by Tanis MacDonald
(for Bear 71)
Your camping space is a roaming range.
What looks random probably isn’t. The distance
between wired and wild can be measured in rain.
An accident is not the same as a mystery.
The moose with his rack caught in swing set
chains is not the one to ask about where to get
a really good cup of coffee around here. How
he clanks and shivers, how he steams from the flanks.
Stop drinking the vinegar: I can smell your
anger from here. Your stomping space is now
a foaming cage. Ernest Thompson Seton called —
he wants his crow back. You can keep the wolf.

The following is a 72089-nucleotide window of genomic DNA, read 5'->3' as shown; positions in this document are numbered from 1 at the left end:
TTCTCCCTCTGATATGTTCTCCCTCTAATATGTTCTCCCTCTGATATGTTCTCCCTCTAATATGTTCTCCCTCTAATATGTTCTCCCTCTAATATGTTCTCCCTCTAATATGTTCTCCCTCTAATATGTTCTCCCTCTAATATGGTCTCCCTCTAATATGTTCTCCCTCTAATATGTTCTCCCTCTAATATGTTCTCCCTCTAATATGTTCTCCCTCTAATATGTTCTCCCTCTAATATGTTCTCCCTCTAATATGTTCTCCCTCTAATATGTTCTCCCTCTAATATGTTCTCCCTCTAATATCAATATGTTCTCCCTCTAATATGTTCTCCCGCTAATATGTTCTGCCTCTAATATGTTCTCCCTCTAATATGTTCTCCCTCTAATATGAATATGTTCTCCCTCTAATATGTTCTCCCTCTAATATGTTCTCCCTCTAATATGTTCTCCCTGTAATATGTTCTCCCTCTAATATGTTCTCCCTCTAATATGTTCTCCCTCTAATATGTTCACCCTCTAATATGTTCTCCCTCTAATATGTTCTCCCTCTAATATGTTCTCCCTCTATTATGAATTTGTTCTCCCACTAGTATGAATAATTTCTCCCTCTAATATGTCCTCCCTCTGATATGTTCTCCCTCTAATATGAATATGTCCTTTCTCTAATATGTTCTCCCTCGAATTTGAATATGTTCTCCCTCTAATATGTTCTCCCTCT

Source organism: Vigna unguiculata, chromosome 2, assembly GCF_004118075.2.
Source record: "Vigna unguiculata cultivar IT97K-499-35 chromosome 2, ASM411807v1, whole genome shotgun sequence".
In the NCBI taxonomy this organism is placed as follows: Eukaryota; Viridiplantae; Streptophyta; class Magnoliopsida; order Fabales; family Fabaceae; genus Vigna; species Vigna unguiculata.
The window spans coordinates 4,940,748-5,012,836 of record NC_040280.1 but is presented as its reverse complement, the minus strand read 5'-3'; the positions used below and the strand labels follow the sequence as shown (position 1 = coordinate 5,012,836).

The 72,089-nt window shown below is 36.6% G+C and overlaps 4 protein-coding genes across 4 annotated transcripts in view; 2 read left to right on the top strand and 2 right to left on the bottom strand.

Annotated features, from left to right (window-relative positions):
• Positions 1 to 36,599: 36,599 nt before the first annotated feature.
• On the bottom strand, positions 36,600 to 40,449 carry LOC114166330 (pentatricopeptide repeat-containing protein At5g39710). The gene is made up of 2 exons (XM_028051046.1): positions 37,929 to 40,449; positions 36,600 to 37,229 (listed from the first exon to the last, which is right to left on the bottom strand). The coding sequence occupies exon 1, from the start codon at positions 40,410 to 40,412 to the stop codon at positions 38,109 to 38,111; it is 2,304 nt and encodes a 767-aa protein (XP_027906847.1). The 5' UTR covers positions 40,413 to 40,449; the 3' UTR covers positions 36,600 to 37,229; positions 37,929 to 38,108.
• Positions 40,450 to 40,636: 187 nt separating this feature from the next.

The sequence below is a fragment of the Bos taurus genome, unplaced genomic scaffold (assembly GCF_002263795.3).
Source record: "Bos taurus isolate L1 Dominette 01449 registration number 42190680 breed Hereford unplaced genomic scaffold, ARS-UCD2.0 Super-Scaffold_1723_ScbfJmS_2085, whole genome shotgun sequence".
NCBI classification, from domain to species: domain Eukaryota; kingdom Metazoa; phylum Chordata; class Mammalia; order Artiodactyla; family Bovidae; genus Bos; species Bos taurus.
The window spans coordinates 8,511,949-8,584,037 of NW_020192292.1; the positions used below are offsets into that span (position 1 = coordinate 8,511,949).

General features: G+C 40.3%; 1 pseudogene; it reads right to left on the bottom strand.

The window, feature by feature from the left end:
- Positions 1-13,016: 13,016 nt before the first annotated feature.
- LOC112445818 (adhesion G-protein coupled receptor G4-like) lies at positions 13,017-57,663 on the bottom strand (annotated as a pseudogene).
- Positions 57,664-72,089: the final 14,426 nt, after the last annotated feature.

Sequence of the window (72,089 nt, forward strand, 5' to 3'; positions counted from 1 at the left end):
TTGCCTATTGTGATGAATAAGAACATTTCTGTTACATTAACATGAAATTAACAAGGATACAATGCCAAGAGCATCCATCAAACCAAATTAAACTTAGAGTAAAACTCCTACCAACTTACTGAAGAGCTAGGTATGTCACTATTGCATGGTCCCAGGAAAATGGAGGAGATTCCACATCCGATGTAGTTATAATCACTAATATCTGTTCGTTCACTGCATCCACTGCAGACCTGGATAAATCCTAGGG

They called the police to hunt a vixen in the park.
Some kids hand-fed her pieces of ham sandwich
crouched by the green bench in the shadow
of the Epiphany Branch of the Library. Kindness =
anarchy. But for now, stay still. Don’t move
even if you have to eat, fight, sleep, mate, or pee.
Don’t give me that look. I’ve got a tranquilizer gun.
You can be tagged; you can be monitored.
When you wake, rub as many trees as you can.
Let the bark bite you. A good bear won’t eat
children. A good woman will want lots. First rule
of survival: don’t do what comes naturally.
Tanis MacDonald’s fourth book of poetry, Mobile, is forthcoming from BookThug. She is a poet and creative non-fiction writer, founder of the Elegy Roadshow, and co-editor of the menstrual anthology GUSH (due out Spring 2018). She is a Canadian literature and elegy specialist teaching in the Department of English and Film Studies at Wilfrid Laurier University in Waterloo, Ontario, Canada.